In 1987 the New York State Department of Labor (Department) commenced an investigation into the wages and supplements GE paid its employees working on the Railroad project, and determined preliminarily that they had been underpaid, including penalty and interest, by $676,118. The Department determined the applicable prevailing wage and supplement rates for work done in Kings and Queens Counties through rates set in the collective bargaining agreement between Local 3 and an electrical contractors association, and for the work done in Nassau and Suffolk counties through rates set in the collective bargaining agreement between Local 25, IBEW and an electrical contractors association. These agreements provide for the payment of wages and supplements that are different from, and in some cases more than, those provided by GE to its employees working on the Railroad contract. Both agreements have two different wage scales, accompanied by explicit statements that the lower wages--which in both cases establish wages approximately one-half the higher wage scale--are not applicable to public works projects. In calculating GE's delinquency, the Department relied on the higher of the two wage scales to set in the four named counties the prevailing wages. At the Department's request, the Railroad withheld $439,294 in contract payments from GE.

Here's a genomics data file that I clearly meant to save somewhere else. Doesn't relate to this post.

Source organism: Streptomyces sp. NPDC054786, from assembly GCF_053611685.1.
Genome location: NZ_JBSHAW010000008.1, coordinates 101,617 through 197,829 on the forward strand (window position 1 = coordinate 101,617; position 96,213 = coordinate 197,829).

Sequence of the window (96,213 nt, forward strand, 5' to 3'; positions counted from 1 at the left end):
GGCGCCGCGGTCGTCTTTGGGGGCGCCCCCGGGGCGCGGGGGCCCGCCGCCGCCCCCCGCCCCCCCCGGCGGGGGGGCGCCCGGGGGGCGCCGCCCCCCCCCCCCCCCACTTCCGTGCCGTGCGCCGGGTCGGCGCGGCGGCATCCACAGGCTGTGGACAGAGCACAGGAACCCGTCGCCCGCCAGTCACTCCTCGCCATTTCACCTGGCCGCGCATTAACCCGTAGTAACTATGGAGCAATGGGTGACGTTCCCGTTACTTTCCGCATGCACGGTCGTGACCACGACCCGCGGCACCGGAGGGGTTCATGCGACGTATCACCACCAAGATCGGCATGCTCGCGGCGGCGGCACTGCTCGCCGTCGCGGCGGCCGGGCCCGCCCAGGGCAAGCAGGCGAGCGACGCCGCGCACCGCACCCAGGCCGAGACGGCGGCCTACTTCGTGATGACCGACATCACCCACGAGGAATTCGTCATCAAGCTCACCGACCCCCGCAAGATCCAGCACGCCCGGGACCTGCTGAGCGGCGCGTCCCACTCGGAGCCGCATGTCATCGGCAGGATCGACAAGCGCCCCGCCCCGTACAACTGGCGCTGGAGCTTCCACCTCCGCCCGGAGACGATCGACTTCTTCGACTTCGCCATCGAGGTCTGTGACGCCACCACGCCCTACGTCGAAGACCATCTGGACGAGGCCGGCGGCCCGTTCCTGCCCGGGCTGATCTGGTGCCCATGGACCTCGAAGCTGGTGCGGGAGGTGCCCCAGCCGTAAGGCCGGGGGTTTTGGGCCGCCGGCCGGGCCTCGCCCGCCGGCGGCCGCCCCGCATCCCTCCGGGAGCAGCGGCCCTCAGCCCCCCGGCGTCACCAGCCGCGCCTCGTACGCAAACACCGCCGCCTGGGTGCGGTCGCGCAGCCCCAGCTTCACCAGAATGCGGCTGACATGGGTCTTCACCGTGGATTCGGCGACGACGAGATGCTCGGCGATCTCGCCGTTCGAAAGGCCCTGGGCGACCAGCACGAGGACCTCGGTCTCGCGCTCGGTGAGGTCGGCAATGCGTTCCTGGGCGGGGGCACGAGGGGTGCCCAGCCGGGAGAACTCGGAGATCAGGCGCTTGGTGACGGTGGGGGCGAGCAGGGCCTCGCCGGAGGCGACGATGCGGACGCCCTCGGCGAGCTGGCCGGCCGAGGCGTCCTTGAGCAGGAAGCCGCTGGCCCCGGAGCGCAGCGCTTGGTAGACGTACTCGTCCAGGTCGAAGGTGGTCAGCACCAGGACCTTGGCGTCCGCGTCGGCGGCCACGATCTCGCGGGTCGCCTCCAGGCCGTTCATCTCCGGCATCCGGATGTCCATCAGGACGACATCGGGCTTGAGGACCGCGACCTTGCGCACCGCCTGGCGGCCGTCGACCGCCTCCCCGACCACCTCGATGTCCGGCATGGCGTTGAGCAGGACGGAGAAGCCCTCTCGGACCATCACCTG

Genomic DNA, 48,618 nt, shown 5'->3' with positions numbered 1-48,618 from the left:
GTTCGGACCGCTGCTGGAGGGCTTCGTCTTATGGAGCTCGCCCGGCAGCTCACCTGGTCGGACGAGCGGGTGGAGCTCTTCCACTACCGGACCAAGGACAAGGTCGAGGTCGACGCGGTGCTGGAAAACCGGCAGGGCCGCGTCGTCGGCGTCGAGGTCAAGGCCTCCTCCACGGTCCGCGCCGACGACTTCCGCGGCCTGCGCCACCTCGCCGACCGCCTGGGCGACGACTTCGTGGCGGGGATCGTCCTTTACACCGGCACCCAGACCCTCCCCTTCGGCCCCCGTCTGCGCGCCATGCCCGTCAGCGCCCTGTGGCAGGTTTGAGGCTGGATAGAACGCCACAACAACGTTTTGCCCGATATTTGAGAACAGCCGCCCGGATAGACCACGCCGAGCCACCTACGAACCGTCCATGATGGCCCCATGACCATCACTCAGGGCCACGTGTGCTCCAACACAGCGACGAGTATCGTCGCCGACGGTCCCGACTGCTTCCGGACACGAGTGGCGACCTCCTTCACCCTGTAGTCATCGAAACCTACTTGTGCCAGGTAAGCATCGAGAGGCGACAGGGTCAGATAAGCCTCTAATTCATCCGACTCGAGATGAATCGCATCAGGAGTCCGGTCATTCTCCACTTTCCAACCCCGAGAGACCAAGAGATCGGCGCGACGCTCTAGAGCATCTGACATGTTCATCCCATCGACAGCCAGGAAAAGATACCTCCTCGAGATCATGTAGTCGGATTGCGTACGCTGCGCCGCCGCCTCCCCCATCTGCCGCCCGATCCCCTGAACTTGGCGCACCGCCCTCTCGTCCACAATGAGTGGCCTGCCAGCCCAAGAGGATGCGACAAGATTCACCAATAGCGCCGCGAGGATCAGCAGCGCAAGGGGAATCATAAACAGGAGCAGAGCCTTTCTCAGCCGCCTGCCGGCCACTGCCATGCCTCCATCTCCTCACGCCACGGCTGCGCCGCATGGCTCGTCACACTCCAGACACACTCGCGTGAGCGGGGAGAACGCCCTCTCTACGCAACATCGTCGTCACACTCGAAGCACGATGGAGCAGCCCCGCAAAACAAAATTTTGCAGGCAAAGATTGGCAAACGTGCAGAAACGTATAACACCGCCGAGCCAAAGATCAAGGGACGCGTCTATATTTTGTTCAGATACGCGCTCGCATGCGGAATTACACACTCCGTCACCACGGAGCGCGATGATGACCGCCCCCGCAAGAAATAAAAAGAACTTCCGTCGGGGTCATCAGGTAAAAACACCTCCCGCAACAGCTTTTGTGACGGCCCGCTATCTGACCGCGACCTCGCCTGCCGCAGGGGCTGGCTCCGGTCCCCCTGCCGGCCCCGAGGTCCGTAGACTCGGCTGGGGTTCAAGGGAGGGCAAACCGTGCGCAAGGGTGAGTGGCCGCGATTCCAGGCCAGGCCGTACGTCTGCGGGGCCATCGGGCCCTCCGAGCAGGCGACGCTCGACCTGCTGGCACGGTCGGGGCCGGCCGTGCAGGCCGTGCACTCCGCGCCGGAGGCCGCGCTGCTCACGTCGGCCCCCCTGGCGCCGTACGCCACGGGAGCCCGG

C. Procedural History

On July 22, 1988 GE commenced the instant action seeking declaratory and injunctive relief against enforcement of Labor Law Sec. 220 and for recovery of the withheld funds. It alleged that the statute's prevailing wage provisions, as applied to its contract with the Railroad, are preempted by ERISA and by the National Labor Relations Act, 29 U.S.C. Sec. 151, et seq., (NLRA), and that the statute is an unconstitutional delegation of legislative power to private parties in violation of the Due Process Clause of the Fourteenth Amendment. GE also raised two state law claims.

On September 29, 1988 the United States District Court for the Southern District of New York (Carter, J.) denied GE's motion for a preliminary injunction, holding that Labor Law Sec. 220 was not preempted by the NLRA, ERISA or other federal statutes. It did not reach the due process claim. On November 29, 1989 we vacated the district court's order on the ground that ERISA does preempt the portion of Labor Law Sec. 220 dealing with supplements. General Electric Co. v. New York State Dep't of Labor, 891 F.2d at 30. The district court's holding that the state statute is not preempted by the NLRA was affirmed because, as a minimum labor standard, the statute does not interfere with the collective bargaining process. Id. at 27-28. We remanded the due process claim for initial consideration by the district court.